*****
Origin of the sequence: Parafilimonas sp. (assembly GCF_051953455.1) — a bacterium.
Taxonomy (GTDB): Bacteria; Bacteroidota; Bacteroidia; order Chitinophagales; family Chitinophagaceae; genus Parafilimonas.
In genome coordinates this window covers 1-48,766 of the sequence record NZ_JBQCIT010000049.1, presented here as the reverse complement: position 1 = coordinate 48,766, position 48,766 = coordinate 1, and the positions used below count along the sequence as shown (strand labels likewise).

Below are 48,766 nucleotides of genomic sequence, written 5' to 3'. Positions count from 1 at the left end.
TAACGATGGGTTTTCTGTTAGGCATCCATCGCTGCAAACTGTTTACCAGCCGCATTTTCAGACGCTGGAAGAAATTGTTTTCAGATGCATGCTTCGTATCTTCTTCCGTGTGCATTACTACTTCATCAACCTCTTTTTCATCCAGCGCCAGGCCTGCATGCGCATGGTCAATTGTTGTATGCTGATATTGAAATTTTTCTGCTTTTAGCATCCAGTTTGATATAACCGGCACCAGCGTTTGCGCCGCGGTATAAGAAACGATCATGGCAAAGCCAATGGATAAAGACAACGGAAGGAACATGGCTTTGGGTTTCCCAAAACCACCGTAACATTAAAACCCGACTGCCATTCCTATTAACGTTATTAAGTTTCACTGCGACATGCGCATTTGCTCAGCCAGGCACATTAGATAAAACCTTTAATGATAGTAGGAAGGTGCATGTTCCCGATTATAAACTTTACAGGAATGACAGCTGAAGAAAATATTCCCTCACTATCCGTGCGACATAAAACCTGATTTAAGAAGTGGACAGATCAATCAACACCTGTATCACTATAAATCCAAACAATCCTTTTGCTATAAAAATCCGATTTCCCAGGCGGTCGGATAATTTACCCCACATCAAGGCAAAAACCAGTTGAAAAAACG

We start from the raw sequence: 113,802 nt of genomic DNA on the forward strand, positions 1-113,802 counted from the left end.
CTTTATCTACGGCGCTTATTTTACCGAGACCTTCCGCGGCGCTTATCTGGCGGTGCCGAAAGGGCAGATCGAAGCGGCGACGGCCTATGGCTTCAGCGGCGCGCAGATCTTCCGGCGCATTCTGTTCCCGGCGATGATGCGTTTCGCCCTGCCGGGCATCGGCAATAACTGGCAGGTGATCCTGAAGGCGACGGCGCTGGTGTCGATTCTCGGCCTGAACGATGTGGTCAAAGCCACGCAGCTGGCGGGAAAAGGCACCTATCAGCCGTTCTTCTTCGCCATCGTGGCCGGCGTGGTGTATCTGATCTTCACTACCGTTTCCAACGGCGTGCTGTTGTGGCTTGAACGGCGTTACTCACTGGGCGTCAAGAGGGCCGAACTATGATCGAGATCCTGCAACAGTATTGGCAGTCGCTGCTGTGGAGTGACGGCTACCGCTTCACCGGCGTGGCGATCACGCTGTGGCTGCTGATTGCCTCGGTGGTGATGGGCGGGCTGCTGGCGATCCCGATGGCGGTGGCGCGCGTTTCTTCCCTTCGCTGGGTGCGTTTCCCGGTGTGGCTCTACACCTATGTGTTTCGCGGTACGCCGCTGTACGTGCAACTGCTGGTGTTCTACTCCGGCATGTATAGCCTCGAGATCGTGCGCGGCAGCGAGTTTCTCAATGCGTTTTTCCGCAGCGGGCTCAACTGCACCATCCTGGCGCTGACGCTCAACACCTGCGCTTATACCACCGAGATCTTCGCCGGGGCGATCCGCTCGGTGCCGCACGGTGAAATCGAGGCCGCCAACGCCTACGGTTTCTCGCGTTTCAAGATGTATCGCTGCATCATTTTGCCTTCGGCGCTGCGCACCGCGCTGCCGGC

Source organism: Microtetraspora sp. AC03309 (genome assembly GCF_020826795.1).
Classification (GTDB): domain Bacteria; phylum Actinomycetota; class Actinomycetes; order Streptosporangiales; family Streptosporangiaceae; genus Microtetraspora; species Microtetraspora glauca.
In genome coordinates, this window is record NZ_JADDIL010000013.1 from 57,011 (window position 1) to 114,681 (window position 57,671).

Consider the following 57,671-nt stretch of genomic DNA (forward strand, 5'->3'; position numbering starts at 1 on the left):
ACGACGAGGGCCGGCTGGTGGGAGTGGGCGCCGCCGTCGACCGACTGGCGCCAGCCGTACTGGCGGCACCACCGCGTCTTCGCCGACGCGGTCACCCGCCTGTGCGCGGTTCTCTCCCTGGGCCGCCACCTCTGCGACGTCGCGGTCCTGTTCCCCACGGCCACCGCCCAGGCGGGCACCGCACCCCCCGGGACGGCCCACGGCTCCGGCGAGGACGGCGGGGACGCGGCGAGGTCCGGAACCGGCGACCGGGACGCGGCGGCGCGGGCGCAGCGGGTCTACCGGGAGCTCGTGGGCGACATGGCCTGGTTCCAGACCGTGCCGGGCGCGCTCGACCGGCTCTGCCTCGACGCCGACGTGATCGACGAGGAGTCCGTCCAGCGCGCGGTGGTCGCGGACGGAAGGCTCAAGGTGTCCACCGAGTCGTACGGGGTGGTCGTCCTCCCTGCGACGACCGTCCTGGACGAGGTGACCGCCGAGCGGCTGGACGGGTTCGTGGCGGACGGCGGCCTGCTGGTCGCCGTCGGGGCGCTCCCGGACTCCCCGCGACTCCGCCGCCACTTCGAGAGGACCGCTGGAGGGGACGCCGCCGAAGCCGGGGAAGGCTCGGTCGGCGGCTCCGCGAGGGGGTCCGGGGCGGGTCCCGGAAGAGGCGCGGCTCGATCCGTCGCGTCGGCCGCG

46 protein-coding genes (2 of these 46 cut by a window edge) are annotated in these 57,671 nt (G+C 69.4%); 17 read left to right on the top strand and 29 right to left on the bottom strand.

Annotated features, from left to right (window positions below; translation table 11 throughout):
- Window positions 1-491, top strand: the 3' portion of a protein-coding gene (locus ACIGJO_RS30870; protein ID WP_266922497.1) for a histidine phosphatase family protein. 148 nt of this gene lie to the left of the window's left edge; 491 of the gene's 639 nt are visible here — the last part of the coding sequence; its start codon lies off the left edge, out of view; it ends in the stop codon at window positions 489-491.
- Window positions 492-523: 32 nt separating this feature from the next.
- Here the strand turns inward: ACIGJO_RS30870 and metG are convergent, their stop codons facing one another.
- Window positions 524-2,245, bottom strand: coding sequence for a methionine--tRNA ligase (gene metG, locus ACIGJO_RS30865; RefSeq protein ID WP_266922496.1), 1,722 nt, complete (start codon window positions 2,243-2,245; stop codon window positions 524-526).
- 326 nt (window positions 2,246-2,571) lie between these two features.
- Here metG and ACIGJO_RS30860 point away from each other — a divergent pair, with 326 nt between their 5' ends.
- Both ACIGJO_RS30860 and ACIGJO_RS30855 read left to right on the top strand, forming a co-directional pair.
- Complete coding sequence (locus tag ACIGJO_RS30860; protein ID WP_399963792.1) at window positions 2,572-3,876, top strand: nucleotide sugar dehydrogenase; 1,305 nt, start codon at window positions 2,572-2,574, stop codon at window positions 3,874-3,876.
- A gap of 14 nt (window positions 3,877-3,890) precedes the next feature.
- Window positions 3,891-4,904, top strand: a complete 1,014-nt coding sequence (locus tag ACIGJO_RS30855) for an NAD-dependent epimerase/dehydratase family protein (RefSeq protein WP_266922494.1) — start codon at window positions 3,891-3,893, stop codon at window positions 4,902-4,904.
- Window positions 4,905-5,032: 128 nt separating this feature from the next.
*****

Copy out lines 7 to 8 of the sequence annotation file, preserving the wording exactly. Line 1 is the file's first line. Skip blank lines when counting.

CTTTATCTACGGCGCTTATTTTACCGAGACCTTCCGCGGCGCTTATCTGGCGGTGCCGAAAGGGCAGATCGAAGCGGCGACGGCCTATGGCTTCAGCGGCGCGCAGATCTTCCGGCGCATTCTGTTCCCGGCGATGATGCGTTTCGCCCTGCCGGGCATCGGCAATAACTGGCAGGTGATCCTGAAGGCGACGGCGCTGGTGTCGATTCTCGGCCTGAACGATGTGGTCAAAGCCACGCAGCTGGCGGGAAAAGGCACCTATCAGCCGTTCTTCTTCGCCATCGTGGCCGGCGTGGTGTATCTGATCTTCACTACCGTTTCCAACGGCGTGCTGTTGTGGCTTGAACGGCGTTACTCACTGGGCGTCAAGAGGGCCGAACTATGATCGAGATCCTGCAACAGTATTGGCAGTCGCTGCTGTGGAGTGACGGCTACCGCTTCACCGGCGTGGCGATCACGCTGTGGCTGCTGATTGCCTCGGTGGTGATGGGCGGGCTGCTGGCGATCCCGATGGCGGTGGCGCGCGTTTCTTCCCTTCGCTGGGTGCGTTTCCCGGTGTGGCTCTACACCTATGTGTTTCGCGGTACGCCGCTGTACGTGCAACTGCTGGTGTTCTACTCCGGCATGTATAGCCTCGAGATCGTGCGCGGCAGCGAGTTTCTCAATGCGTTTTTCCGCAGCGGGCTCAACTGCACCATCCTGGCGCTGACGCTCAACACCTGCGCTTATACCACCGAGATCTTCGCCGGGGCGATCCGCTCGGTGCCGCACGGTGAAATCGAGGCCGCCAACGCCTACGGTTTCTCGCGTTTCAAGATGTATCGCTGCATCATTTTGCCTTCGGCGCTGCGCACCGCGCTGCCGGC

Source organism: Microtetraspora sp. AC03309 (genome assembly GCF_020826795.1).